There are many subjects that are “esoteric” to me, and there are people with specialised knowledge in which I am not trained. Quantum physics for example, is an esoteric subject for me, though I understand or know of some ideas from it. Through the ages there have always been people with specialised knowledge and those without. I rely on the “esoteric” knowledge of builders, plumbers and electricians to fix what I can’t. School, colleges and universities are “esoteric” organisation, sharing their knowledge with the fortunate few (though in recent centuries education has become more open, not to just an elite class).

What really makes these subjects esoteric for me is my own willingness, ability and necessity to understand these things. There is nothing barring my way from understanding them except my own limits. And it is much the same for anybody. The “exoteric” information is simply data that the general public can understand, whilst “esoteric” information is what we don’t. And the boundary between exoteric and esoteric is always changing as the understanding of the general public changes.

If I want to understand something, I will. If I am able to understand it, I will. If I need to understand something, I will. And these three things, more often than not, should coincide. A year and a half ago the world of linguistics was very unknown for me, but I have since waded into the subject and understand more than I thought I would have. Though there still remain things I have a lot to learn about.

All “esoteric” information is out there, in plain sight. What “hides” or limits  it, rather than secret orders (thought we might assume there are some), is simply my own need, want and ability to understand certain information. “Know thyself”, at the heart of esotericism, is something that no one can hide from you, except yourself.

Druid Academia

I’ve been thinking… I’ve got to do more to become a druid. I mean, they were the intellectual elite of their day, and though I can’t go and sit in a sacred grove to be taught traditional druid lore (cos it’s extinct) by a druid of old, I can take up the closest equivalent: university.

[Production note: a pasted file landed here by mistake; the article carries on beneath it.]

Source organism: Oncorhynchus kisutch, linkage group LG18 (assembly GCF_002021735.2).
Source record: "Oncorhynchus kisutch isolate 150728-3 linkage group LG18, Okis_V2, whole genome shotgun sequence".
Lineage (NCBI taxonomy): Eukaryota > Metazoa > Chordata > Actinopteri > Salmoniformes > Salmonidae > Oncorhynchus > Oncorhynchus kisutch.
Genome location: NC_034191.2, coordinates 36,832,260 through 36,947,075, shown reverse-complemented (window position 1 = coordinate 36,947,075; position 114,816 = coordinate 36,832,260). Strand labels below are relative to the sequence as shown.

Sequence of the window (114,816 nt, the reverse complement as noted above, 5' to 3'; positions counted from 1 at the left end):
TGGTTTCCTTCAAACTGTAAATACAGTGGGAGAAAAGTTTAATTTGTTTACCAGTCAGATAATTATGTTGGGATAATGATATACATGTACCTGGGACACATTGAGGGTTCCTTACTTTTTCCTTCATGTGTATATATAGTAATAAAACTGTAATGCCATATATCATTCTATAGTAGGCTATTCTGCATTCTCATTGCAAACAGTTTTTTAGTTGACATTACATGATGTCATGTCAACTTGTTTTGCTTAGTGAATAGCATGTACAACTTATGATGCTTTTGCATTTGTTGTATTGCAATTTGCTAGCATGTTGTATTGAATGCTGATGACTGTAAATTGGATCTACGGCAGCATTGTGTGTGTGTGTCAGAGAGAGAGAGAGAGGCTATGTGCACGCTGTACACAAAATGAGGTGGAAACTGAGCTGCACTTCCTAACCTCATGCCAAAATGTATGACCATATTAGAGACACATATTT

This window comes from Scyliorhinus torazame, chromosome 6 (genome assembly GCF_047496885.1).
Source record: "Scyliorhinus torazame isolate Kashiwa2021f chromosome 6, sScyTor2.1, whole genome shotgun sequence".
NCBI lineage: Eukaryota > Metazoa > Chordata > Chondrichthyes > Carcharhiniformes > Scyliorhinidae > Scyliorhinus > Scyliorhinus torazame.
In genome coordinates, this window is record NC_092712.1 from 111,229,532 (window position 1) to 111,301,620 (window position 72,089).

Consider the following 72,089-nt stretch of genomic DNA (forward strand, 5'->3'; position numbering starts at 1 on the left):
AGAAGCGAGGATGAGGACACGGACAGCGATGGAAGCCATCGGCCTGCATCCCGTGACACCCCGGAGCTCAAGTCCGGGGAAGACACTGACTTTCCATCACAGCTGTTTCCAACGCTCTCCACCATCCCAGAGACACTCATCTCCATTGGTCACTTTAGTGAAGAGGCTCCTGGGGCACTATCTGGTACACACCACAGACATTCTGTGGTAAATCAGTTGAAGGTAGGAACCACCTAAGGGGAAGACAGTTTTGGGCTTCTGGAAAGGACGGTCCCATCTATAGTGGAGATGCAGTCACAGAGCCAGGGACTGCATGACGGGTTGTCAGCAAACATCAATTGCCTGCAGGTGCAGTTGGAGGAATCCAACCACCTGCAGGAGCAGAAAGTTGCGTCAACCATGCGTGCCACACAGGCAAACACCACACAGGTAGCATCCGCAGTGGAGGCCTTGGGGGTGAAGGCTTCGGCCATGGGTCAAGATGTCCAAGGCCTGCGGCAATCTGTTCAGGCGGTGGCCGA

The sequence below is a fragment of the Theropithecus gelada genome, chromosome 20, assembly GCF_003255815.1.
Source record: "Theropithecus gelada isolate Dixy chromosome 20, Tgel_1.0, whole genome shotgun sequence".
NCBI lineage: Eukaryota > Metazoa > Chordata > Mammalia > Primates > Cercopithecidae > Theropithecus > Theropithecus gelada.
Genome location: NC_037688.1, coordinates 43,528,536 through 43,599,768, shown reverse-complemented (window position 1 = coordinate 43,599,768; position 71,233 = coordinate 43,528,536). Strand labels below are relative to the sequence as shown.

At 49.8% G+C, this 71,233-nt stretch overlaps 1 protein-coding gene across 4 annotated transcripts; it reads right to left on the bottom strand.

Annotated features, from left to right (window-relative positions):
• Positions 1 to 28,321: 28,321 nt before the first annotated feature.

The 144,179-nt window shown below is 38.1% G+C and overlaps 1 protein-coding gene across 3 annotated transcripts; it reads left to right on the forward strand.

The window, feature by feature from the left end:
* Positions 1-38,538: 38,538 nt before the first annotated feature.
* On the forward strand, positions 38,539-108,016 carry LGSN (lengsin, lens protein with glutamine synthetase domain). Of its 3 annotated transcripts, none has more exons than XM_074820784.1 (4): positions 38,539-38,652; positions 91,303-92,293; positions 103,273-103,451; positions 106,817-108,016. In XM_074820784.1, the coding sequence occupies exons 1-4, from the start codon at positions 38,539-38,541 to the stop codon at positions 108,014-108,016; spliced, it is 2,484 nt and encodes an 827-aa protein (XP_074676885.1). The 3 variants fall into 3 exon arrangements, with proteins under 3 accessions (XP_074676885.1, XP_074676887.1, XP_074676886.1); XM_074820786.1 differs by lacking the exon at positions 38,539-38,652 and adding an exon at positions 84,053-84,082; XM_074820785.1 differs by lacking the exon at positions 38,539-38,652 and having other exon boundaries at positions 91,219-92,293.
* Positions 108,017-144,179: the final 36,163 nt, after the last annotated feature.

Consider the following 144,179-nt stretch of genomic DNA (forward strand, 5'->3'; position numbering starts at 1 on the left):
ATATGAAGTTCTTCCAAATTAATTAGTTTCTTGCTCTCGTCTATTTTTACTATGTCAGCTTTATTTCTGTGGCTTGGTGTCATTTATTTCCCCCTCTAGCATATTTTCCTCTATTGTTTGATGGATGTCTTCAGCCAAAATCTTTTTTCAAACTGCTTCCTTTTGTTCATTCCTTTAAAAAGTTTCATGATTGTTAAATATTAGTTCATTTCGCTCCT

It’ll be so easy; I’ll get a degree, or doctorate, or whatever you get from universities, wear a long white robe, grow a long white beard, and that’ll be it, I’ll be a proper modern day druid! Oxford or Cambridge, here I come (either one of those two, I’m not fussy…)

Or maybe I should sit in a grove and visualise a Druid of Old teaching me for ten or so years? Okay, silly suggestion, just considering my options.

Alright, silliness aside, if modern druids don’t have to go to university to tick off the academic box in the “I’m a Real Druid” list, where does education fit in to modern druidry? Does it really take a correspondence course, or is there more?

Very important questions, but I think I’ll leave them for another day. There’s a nice comfy bed calling to me.

Good night.

Low Church Druidry

It’s a no frills Druidry, a “my whole life is a ritual” Druidry. It’s “hold the bells and whistles” Druidry (sort of).

It’s like the Low Church rather than the High Church, more like Protestantism than Catholicism, or more like philosophical Taoism than religious Taoism – if I’m to name any precedents.

It’s not that I don’t do ritual, I do, but I see the whole of life as a living, breathing ritual, which makes formal, scripted ritual a bit superfluous. Although, I must say, sometimes it’s fun to suspend disbelief and just let imagination mingle with the world through symbolic actions and objects. But that’s art, something I can do through writing stories and drawing pictures.

Okay, sometimes I do indulge in “bells and whistles” Druidry, I can’t deny it has its fun and creative side, but the symbols are just symbols, signposts to something else, that’s all. There’s a living, breathing reality that they represent, where my druidry is getting to grips with the grit of life.

The Modern Druid

I think some while ago I said I’d say something about what a Modern Druid is, when the Ancient Druids are extinct.

Modern Druidry has several faces with different approaches to their own style of Druidry: some are in the form of mystery schools, some as Mason-like lodges, some emphasise more shamanic or pagan paths, others are quite eclectic, and there are some that aren’t spiritual or religious paths but are part of the cultural traditions of the modern Celtic countries. But they all are very modern creations, the earliest of which appeared in the 1700’s Druid Revival. If you search on the Internet you’ll find lots of different groups and organisations all with “druidic” interests.

I am a member of OBOD, currently in the Druid grade, and this is a way of formalizing my Druidry. I am guided through three grades: Bard, Ovate and Druid, each of which concentrates on certain druidic subjects and reflect well the structure of my own journey, even from before joining OBOD. I feel its graded structure reflects something of what I have been through, so it feels very natural.

Through being a Bard I began my journey of self-discovery and creativity. Through being an Ovate I learnt of my connection to nature, and gained insights into myself and the world around me. Through being a Druid I am learning of a sense of responsibility and service to the world, to humanity and Gaia.

This is a very brief view into Modern Druidry, the three grades of Bard, Ovate and Druid, and my own journey, so I shall revisit this in the future, especially as I advance through OBOD’s Druid grade.